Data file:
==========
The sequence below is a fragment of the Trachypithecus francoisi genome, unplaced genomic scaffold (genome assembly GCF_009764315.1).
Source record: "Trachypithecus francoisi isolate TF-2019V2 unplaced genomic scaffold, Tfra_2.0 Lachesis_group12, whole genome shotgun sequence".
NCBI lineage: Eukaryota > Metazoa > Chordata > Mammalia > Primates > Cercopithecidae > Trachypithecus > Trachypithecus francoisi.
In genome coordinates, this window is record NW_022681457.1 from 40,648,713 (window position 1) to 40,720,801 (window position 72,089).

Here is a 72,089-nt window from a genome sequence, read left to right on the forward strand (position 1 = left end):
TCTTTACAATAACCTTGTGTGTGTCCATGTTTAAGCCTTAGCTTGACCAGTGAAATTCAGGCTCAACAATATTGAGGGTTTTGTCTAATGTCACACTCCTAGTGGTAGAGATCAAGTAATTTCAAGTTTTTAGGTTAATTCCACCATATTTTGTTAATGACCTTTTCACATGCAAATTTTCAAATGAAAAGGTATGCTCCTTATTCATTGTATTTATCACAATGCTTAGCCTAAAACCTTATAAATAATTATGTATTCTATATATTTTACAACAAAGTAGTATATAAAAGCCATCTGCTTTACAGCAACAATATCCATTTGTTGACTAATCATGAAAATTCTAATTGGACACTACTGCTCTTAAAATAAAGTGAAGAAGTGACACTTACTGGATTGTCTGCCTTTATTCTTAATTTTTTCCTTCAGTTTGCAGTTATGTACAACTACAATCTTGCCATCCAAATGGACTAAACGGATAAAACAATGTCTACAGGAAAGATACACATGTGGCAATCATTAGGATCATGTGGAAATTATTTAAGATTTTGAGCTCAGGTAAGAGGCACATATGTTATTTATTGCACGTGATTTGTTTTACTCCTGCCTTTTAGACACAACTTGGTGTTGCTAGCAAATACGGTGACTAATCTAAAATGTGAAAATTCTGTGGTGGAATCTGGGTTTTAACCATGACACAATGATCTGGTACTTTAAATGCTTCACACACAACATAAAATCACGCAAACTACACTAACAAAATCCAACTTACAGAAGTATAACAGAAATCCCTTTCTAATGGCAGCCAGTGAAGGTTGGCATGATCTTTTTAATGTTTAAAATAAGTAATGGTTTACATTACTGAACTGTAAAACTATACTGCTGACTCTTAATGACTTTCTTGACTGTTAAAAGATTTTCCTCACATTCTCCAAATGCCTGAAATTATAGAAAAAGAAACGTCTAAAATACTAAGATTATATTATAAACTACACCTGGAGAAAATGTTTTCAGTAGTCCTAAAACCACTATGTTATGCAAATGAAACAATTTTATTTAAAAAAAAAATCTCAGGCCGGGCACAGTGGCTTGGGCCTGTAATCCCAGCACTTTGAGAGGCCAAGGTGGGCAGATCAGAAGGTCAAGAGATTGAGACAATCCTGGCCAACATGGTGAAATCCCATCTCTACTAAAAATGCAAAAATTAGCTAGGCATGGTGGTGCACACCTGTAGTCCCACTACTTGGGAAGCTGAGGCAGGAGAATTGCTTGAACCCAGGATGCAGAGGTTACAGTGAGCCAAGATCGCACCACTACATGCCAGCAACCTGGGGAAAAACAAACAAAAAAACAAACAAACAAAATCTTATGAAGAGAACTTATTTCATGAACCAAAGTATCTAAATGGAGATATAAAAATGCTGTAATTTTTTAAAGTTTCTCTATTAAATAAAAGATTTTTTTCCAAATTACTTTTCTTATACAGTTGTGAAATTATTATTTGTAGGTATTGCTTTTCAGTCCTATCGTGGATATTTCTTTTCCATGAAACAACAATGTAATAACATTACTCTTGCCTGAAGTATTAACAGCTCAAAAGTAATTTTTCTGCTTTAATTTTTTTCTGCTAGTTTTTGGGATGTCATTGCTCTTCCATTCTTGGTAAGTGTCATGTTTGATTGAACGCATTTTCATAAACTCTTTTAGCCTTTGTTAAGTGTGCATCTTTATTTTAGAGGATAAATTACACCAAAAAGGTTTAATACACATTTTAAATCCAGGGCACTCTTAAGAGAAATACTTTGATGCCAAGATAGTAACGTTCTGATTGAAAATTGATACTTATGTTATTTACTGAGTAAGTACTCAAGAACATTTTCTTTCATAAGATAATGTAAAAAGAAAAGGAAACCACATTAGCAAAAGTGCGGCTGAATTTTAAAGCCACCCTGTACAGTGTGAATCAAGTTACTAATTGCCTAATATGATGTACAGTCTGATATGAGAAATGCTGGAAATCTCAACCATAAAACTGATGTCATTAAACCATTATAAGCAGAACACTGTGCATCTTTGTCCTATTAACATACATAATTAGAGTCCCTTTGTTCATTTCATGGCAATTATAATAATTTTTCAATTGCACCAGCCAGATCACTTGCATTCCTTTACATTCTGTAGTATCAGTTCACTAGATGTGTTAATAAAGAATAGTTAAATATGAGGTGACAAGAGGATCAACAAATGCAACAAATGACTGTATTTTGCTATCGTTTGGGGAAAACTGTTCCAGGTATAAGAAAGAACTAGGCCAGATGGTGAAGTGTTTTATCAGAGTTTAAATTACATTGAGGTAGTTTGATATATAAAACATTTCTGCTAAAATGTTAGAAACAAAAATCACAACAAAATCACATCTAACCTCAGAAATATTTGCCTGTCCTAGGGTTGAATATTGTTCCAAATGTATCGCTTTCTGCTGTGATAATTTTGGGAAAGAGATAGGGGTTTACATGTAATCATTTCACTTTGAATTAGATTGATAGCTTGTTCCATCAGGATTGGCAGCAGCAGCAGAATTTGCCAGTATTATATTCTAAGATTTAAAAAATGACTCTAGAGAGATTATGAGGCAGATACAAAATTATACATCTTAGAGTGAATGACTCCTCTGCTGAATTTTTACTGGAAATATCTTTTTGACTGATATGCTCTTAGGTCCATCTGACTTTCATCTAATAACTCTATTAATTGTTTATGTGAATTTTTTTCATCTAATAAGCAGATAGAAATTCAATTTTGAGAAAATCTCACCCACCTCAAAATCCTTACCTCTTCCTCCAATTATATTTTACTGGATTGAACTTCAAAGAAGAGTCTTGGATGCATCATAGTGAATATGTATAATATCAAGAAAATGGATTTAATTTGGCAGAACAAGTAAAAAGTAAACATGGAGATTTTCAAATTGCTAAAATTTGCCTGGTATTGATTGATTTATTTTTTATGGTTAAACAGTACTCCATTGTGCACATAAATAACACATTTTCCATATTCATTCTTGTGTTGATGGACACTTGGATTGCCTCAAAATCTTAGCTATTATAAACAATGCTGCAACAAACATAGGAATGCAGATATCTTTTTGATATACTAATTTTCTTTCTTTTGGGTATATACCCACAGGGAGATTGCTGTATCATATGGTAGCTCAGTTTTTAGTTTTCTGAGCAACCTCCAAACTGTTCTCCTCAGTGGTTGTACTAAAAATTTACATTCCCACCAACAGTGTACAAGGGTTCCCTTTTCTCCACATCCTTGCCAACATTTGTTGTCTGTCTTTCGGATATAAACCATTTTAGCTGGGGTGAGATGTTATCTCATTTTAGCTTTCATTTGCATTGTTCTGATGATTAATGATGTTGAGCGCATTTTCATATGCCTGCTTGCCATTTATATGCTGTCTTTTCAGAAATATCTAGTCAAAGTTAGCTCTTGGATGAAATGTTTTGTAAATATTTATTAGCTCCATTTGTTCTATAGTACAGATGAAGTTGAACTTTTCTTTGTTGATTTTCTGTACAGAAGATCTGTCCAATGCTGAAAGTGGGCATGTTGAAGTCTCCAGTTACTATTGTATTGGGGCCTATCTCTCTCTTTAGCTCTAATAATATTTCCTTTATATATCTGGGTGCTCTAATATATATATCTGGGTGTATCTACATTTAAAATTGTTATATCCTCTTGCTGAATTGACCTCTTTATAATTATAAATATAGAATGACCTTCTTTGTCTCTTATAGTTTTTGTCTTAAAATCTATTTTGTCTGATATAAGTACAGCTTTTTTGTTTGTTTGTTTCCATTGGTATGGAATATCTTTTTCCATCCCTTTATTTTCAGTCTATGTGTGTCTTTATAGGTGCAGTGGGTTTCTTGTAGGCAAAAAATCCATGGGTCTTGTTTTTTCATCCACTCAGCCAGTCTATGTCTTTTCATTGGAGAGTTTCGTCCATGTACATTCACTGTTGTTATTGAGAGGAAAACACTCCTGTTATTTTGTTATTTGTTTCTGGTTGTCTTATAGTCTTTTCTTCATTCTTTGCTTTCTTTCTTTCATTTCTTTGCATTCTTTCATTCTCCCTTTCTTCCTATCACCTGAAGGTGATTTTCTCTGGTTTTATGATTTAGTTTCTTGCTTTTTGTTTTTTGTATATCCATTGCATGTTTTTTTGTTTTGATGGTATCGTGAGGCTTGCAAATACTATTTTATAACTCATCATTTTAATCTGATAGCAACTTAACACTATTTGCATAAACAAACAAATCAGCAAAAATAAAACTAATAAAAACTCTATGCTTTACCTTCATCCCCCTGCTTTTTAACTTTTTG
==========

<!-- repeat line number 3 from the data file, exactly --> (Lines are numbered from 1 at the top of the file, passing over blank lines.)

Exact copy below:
NCBI lineage: Eukaryota > Metazoa > Chordata > Mammalia > Primates > Cercopithecidae > Trachypithecus > Trachypithecus francoisi.